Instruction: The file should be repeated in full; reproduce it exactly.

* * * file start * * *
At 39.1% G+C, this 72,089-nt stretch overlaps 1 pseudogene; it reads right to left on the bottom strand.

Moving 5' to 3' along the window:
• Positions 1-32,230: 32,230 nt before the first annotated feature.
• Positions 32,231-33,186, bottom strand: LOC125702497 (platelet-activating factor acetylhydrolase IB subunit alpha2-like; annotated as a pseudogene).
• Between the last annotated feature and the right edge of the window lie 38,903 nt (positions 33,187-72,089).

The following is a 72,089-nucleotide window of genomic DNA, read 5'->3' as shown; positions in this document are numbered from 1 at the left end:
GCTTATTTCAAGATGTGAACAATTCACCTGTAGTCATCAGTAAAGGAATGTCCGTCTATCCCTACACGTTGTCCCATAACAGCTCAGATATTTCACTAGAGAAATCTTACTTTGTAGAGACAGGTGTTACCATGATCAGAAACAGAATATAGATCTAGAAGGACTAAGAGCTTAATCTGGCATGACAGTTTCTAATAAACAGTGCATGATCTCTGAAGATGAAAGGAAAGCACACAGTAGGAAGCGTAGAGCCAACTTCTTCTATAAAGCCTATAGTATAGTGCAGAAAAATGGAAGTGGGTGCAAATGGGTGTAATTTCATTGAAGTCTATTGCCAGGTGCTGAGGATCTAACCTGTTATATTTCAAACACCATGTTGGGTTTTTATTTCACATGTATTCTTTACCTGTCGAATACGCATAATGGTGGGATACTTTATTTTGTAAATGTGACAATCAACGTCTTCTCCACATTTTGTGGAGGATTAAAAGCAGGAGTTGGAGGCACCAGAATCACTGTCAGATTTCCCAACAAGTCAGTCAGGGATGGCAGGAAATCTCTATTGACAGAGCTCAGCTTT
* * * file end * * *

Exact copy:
At 39.1% G+C, this 72,089-nt stretch overlaps 1 pseudogene; it reads right to left on the bottom strand.

Moving 5' to 3' along the window:
• Positions 1-32,230: 32,230 nt before the first annotated feature.
• Positions 32,231-33,186, bottom strand: LOC125702497 (platelet-activating factor acetylhydrolase IB subunit alpha2-like; annotated as a pseudogene).
• Between the last annotated feature and the right edge of the window lie 38,903 nt (positions 33,187-72,089).

The following is a 72,089-nucleotide window of genomic DNA, read 5'->3' as shown; positions in this document are numbered from 1 at the left end:
GCTTATTTCAAGATGTGAACAATTCACCTGTAGTCATCAGTAAAGGAATGTCCGTCTATCCCTACACGTTGTCCCATAACAGCTCAGATATTTCACTAGAGAAATCTTACTTTGTAGAGACAGGTGTTACCATGATCAGAAACAGAATATAGATCTAGAAGGACTAAGAGCTTAATCTGGCATGACAGTTTCTAATAAACAGTGCATGATCTCTGAAGATGAAAGGAAAGCACACAGTAGGAAGCGTAGAGCCAACTTCTTCTATAAAGCCTATAGTATAGTGCAGAAAAATGGAAGTGGGTGCAAATGGGTGTAATTTCATTGAAGTCTATTGCCAGGTGCTGAGGATCTAACCTGTTATATTTCAAACACCATGTTGGGTTTTTATTTCACATGTATTCTTTACCTGTCGAATACGCATAATGGTGGGATACTTTATTTTGTAAATGTGACAATCAACGTCTTCTCCACATTTTGTGGAGGATTAAAAGCAGGAGTTGGAGGCACCAGAATCACTGTCAGATTTCCCAACAAGTCAGTCAGGGATGGCAGGAAATCTCTATTGACAGAGCTCAGCTTT